Following in the path of Greece, Ireland has been forced to seek a gargantuan loan to plug its yawning chasm of debt.
Around 80 billion euros in loans will be handed over to Dublin by eurozone countries, the IMF and Britain.
In Berlin, the real seat of European political and economic power, political leaders fear that Portugal and Spain will be next in line for a bail out.
The trouble is, conditions in the weaker eurozone economies mean that debt will continue to grow and the euro will grow ever feebler and possibly collapse unless fundamental reforms are carried out.
From the start, the project of European union, expressed through the single currency, was flawed. The euro was introduced across a jumble of countries that had widely differing levels of productivity and profitability. The financial crisis has dramatically exposed the uneven economic performance across the Union.
Germany’s economy is still on a reasonably sound footing, with strong exports. The same can’t be said for the southern European economies of Greece, Spain, Italy and Portugal.
French President Nicolas Sarkozy said this recently of heavily indebted economies:
“It’s obvious that when confronted with a situation like this, there are two levers to use: spending and revenues.”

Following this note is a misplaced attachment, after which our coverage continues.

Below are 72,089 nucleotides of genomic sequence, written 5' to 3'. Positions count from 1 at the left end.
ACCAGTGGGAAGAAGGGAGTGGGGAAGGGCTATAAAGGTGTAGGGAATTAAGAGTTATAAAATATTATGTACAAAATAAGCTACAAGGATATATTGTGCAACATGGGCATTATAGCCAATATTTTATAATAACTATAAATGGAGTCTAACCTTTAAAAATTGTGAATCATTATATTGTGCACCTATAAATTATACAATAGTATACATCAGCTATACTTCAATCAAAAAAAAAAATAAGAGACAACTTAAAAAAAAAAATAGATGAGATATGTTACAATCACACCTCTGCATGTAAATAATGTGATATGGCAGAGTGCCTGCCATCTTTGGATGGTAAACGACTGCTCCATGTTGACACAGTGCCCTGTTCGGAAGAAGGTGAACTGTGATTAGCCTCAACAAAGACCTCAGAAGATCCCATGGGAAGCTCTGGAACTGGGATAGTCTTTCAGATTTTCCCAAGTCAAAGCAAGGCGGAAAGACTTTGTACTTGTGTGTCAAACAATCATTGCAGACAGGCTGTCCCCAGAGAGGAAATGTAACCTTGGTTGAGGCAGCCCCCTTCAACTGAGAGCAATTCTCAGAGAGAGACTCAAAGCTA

That’s the European problem. There are too many countries in the union which are earning too little and spending too much. Despite the cries of protest from those opposed to cuts in public spending, the alternative is to plunge ever deeper into debt.
As Greece and then Ireland teetered on the edge of bankruptcy, European leaders have, perhaps inevitably, concentrated on trying to solve the immediate problem. Recognising that public spending is out of control, they’ve had no choice but to plug the gaps with loans in the absence of strong revenues. The bail outs are clearly crisis measures of last resport to fend of national bankruptcy and shore up the failing euro.
Once the immediate crisis is solved in Europe though, the longer term problem of restoring profitability must be addressed. The lopsided economies which have earnt too little and spent too much need to be restructured so that earnings can support more rational levels of public spending.
The problem of wealth creation in a Europe which has lost most of its manufacturing industry urgently needs to be addressed by political leaders like France’s Nicolas Sarkozy and Germany’s Angela Merkel. Providing services rather than making commodities is likely to be the way forward. Who can now compete with the prices of Chinese goods? But providing services means raising educational levels and innovating on the informatics front.
Europe has no choice but to rise to the challenge. The alternative would entail throwing ever more money at growing debt until the European economies and the euro collapse.
*** Britain joined the Irish bail out even though the Brits still use sterling and have resisted adopting the euro. Why on earth woud cash-strapped Britain help Europe solve a euro problem in Ireland? The answer is that Ireland is a major UK trading partner and British banks are horribly exposed to Ireland, having lent the Irish billions of pounds. The Royal Bank of Scotland, for example, has an Irish subsidiary, Ulster Bank, and has loaned 54 billion pounds to Irish banks and the Irish government. ***